"Sens. Rob Portman (R-Ohio) and Marco Rubio (R-Fla.) are showcasing their foreign-policy credentials at a critical juncture in Mitt Romney’s search for a running mate. The two lawmakers used the Memorial Day recess to take high-profile trips abroad in what is seen as an effort to tout their knowledge on foreign-policy issues, an area that is not Romney’s forte. Romney has primarily focused on President Obama’s handling of the ailing economy, but Republican officials say international policy matters will become more important as the campaign grinds on, especially with Syria, Egypt and Yemen attracting more U.S. news coverage in recent weeks. Rubio and Portman have both denied they are auditioning for vice president, claiming the international jaunts are related to their work in Congress. Rubio is a member of the Intelligence and Foreign Relations committees, while Portman sits on the Armed Services and Homeland Security panels. Still, the timing of the trips has been noticed widely, partially because the senators have publicly highlighted them.  Portman’s staff on Monday posted pictures of their boss’s recent trip to Israel, Jordan and Afghanistan on Flickr, a photo-sharing website. The snapshots showed the senator shaking hands with Israeli Prime Minister Benjamin Netanyahu and Defense Minister Ehud Barak." (TheHill)

"I was down at MoMA where the Gordon Parks Foundation was hosting the Gordon Parks Centennial Gala, 'Gordon Parks One Hundred Years.' I met Gordon Parks in the late 90s when Gloria Vanderbilt invited me to a dinner they were giving for him at ... I think ... MoMA. I know I wrote about it afterwards because I was starry-eyed. Parks and Vanderbilt were two very glamorous people in terms of public image and they had stature in presence too. But they were just powerful (but real) individuals. Much is made of Parks’ photographs, and deservedly. But New York is a place where the Ego Has Landed and remained intact. Fame and celebrity that graces (wrong word, right idea) the talent the city attracts often takes a piece of the heart and the humanity in exchange. Not true with Mr. Parks. He was his work. Vanderbilt is like that too. She and Parks were close friends ... The Gordon Parks Foundation was founded by Gordon Parks and Philip Kunhardt Jr. Its Executive Director is Peter Kunhardt Jr. They honored three people whose work 'has changed the landscape of film, photography and music. Each has excelled in a field Gordon cared deeply about; each shares his commitment to making the world a better place.' They were: Richard Plepler, co-President of HBO, Annie Leibovitz, the photographer, and Alicia Keys. We were entertained by dancers – Rosie’s Theater Kids, a singer – Nia Drummond, a 17-year-old senior at Brooklyn High School of the Arts who has been a awarded a Centennial Scholarship by the Foundation, and Grammy Award winner Professor Irvin Mayfield performed on the trumpet. Anderson Cooper was emcee. Karl Lagerfeld came from Paris. Anna Wintour came from Vogue. Music Mogul Clive Davis accepted the Award for Alicia Keys (who recorded a video acceptance). Hugh Hildesley came from Sotheby’s and and effortless conducted, in his basso profundo voice — preceded by a long, loud shhhhh — conducted an auction and raised thousands for the cause." (NYSocialDiary)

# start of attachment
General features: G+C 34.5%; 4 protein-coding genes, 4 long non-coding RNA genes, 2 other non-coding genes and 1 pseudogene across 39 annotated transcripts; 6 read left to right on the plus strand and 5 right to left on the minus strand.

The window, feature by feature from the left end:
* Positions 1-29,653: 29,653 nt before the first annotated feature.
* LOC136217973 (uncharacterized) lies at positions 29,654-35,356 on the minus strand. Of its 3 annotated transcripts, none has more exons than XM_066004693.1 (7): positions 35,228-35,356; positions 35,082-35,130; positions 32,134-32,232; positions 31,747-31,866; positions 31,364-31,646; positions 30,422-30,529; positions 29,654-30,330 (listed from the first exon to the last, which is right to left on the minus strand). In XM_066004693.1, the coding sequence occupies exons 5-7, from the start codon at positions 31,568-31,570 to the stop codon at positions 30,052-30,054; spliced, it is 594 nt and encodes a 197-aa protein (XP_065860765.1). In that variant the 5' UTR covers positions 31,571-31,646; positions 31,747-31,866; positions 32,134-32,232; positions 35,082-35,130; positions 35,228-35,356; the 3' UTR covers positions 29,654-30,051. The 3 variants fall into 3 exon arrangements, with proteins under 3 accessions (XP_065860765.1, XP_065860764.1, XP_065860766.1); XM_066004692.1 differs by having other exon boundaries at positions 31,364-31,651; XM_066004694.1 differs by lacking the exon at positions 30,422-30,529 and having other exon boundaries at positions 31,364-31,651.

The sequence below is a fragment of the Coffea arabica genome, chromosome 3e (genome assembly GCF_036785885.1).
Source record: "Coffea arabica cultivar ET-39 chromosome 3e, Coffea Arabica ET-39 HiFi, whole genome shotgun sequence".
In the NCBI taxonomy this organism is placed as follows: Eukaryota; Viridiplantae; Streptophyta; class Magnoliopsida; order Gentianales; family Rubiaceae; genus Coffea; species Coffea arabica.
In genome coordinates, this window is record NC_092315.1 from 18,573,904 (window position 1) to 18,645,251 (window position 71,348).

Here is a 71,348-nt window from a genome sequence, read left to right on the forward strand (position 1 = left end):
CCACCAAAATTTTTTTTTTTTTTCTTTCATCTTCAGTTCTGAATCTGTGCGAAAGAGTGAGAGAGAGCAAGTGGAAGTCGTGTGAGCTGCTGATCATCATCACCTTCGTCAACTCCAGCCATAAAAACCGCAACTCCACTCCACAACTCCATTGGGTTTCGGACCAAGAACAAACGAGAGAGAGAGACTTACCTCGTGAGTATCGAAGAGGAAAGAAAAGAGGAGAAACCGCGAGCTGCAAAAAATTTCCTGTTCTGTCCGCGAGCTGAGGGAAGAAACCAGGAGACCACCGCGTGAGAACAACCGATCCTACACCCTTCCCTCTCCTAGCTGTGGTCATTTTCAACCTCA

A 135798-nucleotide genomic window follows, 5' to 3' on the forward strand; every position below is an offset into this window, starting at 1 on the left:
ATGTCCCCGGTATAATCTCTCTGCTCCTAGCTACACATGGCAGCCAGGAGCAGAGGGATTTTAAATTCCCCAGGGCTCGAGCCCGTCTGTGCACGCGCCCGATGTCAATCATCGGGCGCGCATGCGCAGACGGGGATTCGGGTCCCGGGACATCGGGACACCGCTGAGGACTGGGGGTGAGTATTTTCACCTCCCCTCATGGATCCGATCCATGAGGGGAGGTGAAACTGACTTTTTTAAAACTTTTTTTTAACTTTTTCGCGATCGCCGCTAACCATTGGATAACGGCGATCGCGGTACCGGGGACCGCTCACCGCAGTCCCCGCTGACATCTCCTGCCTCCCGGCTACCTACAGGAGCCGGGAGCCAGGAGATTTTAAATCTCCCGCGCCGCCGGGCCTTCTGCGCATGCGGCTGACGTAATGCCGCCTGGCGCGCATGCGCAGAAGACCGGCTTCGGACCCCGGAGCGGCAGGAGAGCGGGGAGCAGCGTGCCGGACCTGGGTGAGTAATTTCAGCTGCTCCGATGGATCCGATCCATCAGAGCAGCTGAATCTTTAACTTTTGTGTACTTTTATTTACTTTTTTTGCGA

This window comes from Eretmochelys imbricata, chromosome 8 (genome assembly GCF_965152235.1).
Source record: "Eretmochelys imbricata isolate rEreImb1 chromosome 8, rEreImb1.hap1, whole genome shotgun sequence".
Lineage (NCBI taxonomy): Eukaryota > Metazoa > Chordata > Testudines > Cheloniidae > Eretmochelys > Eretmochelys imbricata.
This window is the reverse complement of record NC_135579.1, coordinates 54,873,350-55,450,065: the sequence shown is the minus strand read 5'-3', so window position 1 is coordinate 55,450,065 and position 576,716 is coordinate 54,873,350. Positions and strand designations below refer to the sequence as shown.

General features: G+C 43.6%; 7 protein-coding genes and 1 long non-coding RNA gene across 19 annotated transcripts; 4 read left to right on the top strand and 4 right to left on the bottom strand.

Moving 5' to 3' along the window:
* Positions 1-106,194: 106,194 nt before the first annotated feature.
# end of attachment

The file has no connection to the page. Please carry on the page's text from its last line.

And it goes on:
"In Top of the Standard fashion, last night's official Swarovski-sponsored CFDA Fashion Awards after-party took some time to get rolling. 'It's always slow at first,' Brad Goreski said sometime after midnight. "Everyone is being so well behaved, but just wait, it's getting started.' If there was any fear that the evening's main event might've worn people out, it was allayed when the big winners Joseph Altuzarra, Billy Reid, and Phillip Lim started pouring in, alongside the likes of Jason Wu, Prabal Gurung, and Olivier Theyskens ... On that note, Goreski reported, 'I just want to say that Alex Wang and Erin Wasson are dirty dancing over there in the corner right now.'" (Style)